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Closure of English and Scottish waters to sandeel fishing provides a lifeline for North Sea seabirds

Seabirds will have the chance to recuperate their declining populations again.

By Daniel Mitchell

The announcements by the UK and the Scottish Governments that industrial sandeel fishing will no longer be permitted in English and Scottish waters is a crucial step towards safeguarding seabird populations and rebuilding the resilience of the North Sea ecosystem.

Despite their small size, sandeels are highly nutritious and a much sought-after meal. Iconic seabirds such as the Black-legged kittiwake (Rissa tridactyla), the Atlantic puffin (Fratercula arctica), and the Common guillemot (Uria aalge), marine mammals such as the Minke whale, the Harbour porpoise, and the Harbour seal, and even certain commercial fish species such as cod and haddock, all rely on this valuable fish.

This measure comes at a critical time. OSPAR’s authoritative Quality Status Report, released towards the end of 2023, highlighted the poor state of seabird populations across the North East Atlantic. [1] Seabirds that feed near the surface are faring worse, with climate change and fishing primarily responsible for reducing the availability of food.

Vessels fishing for sandeel in the North Sea target the same areas used by breeding seabirds, creating direct competition that makes it harder for these birds to find sufficient food to support themselves and to raise their growing chicks. The competition for food also makes these seabird populations less able to cope with the myriad of other pressures to which they are exposed such as climate change, offshore renewable expansion, and avian flu.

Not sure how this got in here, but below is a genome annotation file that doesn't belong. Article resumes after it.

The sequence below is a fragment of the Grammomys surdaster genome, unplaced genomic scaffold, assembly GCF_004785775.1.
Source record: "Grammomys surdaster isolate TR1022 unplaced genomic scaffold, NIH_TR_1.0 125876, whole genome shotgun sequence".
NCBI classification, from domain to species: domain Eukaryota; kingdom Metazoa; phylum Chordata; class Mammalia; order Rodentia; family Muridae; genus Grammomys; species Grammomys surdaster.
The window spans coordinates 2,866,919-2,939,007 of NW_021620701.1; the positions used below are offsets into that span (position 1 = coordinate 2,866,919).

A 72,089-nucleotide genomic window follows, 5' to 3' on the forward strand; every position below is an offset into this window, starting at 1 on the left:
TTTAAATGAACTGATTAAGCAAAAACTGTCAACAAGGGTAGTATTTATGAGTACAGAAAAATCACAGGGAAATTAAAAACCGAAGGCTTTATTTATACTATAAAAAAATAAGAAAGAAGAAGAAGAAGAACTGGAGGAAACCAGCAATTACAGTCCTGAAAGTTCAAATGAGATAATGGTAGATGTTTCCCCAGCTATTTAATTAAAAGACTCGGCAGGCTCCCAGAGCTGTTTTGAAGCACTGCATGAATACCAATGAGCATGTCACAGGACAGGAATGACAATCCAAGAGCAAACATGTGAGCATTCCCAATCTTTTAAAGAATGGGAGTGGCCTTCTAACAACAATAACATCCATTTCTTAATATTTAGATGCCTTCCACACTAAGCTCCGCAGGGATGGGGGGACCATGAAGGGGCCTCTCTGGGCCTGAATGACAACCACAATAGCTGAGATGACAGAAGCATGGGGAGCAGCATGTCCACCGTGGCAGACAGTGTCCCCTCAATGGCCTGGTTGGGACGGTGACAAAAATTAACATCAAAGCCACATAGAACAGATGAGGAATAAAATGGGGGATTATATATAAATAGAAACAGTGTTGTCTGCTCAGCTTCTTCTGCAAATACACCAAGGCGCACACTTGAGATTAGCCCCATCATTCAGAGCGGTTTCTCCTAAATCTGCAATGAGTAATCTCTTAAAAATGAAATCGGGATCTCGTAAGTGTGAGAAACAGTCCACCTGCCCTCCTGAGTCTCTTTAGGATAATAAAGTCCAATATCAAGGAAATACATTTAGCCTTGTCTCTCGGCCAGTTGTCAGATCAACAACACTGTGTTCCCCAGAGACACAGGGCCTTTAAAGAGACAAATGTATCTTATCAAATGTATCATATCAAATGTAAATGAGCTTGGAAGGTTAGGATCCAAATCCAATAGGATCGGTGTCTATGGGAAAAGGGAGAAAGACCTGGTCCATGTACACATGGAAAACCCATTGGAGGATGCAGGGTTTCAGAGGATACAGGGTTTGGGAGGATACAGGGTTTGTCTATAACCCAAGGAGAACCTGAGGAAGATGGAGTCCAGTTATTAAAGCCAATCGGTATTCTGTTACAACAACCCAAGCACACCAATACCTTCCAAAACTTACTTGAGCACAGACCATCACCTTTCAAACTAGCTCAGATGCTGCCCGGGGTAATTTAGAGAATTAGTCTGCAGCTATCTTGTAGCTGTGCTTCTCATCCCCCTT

Recent scientific advice recognised that the annually set sandeel quotas in the North Sea cannot ensure that enough fish remains available for marine species that depend on them. It highlighted the need for national management measures, noting in particular the needs of breeding seabirds which depend on food availability within proximity to their breeding colonies. Moreover, OSPAR Contracting Parties, including the EU, have committed to take urgent action to halt the decline of seabirds across the North East Atlantic in the current OSPAR Strategy. [2]

The UK’s progressive action to secure seabird’s food source is an important contribution to this end and it is incumbent on the EU and its Member States to support this. As seabirds know no borders, it is also essential that the EU and its Member States implement the necessary complementary measures within their own waters.

[1] OSPAR is an international convention through which 15 Governments & the EU cooperate to protect the marine environment of the North-East Atlantic.

[2] North-East Atlantic Environment Strategy (NEAES) 2030 (available at

Cover photo: ©James West

Lesser sandeel. Sandeels are nocturnal and typically spend all day covered in the sand. Photo: ©Yves Adams

Common guillemot (Uria aalge) eating their lunch. Photo: ©Piotr Poznan

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